National Conference of Editorial Writers: Split Decision

The notion that climate change is still debatable is alive and well among the continent's editorial writers.
The scientific community has long since arrived at the conclusion that:
  • greenhouse gas emissions from fossil fuels are causing global warming; and
  • this is an issue of urgent concern.
And a purely anecdotal majority of Editorial Page editors and writers attending the 60th annual convention of the National Conference of Editorial Writers (NCEW) in Pittsburgh on the weekend apeared to accept that position.

None, however, said they were prepared to challenge the rights of their less enlightened colleagues to deny climate change. And most suggested that the enduring debate about the validity of climate change is a sign of health in the nation's journalism, not a sign of weakness.

The position is elegantly challenged in this paper by academics Maxwell and Jules Boykoff. Boykoff and Boykoff argue that responsible journalists should present information that is factually accurate, not just “balanced.” They go further to say that the media's preoccupation with “balance” - constantly reporting one voice from one side of an “argument” and one voice from the other - is actually creating a debate when, among scientists, there is none.

That's a flat-footed statement that will undoubted wrankle in some quarters. For example, one of the Ed Page Editors made an impassioned argument that “respected scientists” - people like hurricane expert Bill Gray from the University of Colorado - are still denying that the climate is changing, or are suggesting, as Gray does, that a cooling trend will begin soon. In such circumstances, the editor says, it would be irresponsible to cut these contrarians out of the debate. America, he says, is all about defending minority rights.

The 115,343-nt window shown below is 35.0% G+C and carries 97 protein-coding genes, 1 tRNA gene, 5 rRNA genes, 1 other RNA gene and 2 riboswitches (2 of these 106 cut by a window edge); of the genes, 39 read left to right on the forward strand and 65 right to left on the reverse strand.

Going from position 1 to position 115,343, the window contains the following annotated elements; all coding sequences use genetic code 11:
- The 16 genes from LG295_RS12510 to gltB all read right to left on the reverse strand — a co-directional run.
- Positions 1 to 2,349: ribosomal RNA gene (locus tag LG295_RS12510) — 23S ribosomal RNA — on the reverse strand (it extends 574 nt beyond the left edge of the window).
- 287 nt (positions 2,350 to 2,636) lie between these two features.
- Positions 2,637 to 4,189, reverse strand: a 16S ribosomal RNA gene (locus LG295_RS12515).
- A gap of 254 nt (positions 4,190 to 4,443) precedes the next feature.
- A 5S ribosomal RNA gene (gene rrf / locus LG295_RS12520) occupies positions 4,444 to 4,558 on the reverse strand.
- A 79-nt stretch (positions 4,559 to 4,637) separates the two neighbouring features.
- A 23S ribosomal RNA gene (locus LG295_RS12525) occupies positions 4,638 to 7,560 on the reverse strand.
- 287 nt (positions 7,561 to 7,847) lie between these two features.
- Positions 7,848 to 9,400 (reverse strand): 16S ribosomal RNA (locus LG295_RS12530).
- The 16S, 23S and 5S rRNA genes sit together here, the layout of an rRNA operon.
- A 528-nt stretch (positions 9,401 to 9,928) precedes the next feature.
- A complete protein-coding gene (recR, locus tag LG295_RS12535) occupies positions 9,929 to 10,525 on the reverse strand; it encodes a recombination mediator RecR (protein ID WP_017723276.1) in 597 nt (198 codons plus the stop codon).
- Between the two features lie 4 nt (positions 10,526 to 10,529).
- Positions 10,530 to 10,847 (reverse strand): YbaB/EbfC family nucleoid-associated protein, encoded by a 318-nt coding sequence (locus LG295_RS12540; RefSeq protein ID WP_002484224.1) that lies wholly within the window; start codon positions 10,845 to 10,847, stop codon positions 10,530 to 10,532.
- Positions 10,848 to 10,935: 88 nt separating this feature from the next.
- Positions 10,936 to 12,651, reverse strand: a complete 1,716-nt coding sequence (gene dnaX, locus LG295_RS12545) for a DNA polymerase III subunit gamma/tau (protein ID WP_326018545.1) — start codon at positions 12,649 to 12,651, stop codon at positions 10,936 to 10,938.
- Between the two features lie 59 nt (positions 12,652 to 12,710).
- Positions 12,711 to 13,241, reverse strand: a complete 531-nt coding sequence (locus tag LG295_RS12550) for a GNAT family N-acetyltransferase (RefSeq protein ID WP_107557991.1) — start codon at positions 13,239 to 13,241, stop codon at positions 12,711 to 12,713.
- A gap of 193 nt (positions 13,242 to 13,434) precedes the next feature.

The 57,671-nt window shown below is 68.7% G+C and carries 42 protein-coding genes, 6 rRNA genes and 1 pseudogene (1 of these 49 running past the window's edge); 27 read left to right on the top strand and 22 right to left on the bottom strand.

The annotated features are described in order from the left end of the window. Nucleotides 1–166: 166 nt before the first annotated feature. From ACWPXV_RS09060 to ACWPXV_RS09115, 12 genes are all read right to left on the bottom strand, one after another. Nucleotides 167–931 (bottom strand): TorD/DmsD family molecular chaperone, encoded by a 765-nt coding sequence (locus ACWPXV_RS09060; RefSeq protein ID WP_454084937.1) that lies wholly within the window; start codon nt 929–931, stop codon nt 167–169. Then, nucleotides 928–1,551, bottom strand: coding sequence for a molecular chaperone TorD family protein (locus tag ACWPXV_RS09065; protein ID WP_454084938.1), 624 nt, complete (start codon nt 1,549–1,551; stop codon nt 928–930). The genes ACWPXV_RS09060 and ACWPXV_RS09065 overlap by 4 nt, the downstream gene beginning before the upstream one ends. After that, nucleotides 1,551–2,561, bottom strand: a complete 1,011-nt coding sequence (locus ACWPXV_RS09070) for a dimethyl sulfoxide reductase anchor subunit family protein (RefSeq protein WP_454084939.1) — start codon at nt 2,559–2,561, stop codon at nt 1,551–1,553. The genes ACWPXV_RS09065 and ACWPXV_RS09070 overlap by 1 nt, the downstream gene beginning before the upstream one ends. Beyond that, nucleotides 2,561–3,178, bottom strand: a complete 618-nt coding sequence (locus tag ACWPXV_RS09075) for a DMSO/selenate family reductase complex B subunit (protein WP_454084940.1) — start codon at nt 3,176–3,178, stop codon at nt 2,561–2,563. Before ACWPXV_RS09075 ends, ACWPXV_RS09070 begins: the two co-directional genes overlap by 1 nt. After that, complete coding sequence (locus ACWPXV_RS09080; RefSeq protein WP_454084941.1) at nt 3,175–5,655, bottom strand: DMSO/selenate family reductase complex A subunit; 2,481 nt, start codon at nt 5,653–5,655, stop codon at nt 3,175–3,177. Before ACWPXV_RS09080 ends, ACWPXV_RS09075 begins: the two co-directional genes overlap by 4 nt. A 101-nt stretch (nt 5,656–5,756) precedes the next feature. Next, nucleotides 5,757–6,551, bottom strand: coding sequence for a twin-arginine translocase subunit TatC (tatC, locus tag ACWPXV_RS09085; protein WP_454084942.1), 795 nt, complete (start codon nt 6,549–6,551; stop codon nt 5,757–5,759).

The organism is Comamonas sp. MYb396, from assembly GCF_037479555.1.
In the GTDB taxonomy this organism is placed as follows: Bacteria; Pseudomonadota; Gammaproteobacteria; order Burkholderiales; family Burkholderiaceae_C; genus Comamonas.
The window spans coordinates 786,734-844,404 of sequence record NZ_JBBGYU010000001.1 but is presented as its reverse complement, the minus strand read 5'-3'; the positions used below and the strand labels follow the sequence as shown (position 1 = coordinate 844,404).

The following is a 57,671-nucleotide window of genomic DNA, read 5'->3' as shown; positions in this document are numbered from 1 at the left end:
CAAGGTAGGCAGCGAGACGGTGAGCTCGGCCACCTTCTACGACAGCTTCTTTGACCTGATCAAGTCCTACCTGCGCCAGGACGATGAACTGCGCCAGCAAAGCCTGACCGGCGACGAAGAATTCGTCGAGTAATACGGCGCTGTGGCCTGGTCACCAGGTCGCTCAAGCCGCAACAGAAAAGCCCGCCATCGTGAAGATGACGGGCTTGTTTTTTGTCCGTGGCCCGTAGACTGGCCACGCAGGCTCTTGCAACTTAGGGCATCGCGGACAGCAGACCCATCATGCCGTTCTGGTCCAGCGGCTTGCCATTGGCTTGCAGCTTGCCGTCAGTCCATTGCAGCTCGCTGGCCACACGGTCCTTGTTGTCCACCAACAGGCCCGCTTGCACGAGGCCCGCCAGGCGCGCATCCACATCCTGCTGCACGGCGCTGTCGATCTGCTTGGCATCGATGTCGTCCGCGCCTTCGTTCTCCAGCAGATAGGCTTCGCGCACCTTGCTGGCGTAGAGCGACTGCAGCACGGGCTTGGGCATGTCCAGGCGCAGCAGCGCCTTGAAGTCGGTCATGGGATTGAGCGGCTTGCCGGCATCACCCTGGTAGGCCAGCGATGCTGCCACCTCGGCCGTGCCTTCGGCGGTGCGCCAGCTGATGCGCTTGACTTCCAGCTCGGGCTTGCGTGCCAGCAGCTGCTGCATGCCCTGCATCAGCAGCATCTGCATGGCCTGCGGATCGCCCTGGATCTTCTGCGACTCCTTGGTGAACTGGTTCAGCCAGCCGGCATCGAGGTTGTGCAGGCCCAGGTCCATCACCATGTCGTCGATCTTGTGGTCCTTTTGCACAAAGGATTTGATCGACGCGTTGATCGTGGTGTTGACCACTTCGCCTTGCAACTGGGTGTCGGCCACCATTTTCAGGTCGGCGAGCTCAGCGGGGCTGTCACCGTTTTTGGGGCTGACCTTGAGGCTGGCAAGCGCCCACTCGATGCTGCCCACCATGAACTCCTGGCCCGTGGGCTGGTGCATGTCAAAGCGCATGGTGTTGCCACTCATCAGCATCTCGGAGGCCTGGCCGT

I don't think that's good enough. As a former editorial writer, I think it's an intellectually lazy way to feign impartiality. If, as Boykoff and Boykoff argue, the overwhelming number of scientists - many thousands of the best in the world - all agree on one position, that is the position that should be getting the most attention. Bill Gray and Richard Lindzen (two of the few credible scientists still in the skeptic camp) should be heard, but not half the time - not in every story.

The other argument that I heard here in Pittsburgh is that scientists are frightened to speak out - that there are legions of conscientious objectors out there who have been cowed by the international scientific agreement. Somehow, these shy scientists believe that if they speak up, the controlling interests in science will cut off their funding. They believe that if they propose experiments that might not contribute to the climate change consensus, they won't find support.

This doesn't fly either. Scientific experiments are, by nature, open-ended. They don't reveal intended answers, they real discovered truths. So, whatever the proposing scientist might have “hoped” he or she would prove with a particular experient, the data won't lie. And if they do, a reputable process of peer review should discover the problem.

No, at some point North American editors must accept that they have a responsibility to inform themselves and to make some critical judgments as to the quality of the information that they pass alone to their readers. It is an abdication - a cop out - to merely offer people a menu of positions (some valid, others not) and claim to have thereby provided balance.

Every choice, every decision to run one column over another, or one story over another, affects the nature and quality of journalism from which the (otherwise defenceless) public might learn. Editors have to start taking responsibility for those decisions, even if it means standing up to the writers in your midst who insist on arguing unfounded positions as if they are unequivocal truths.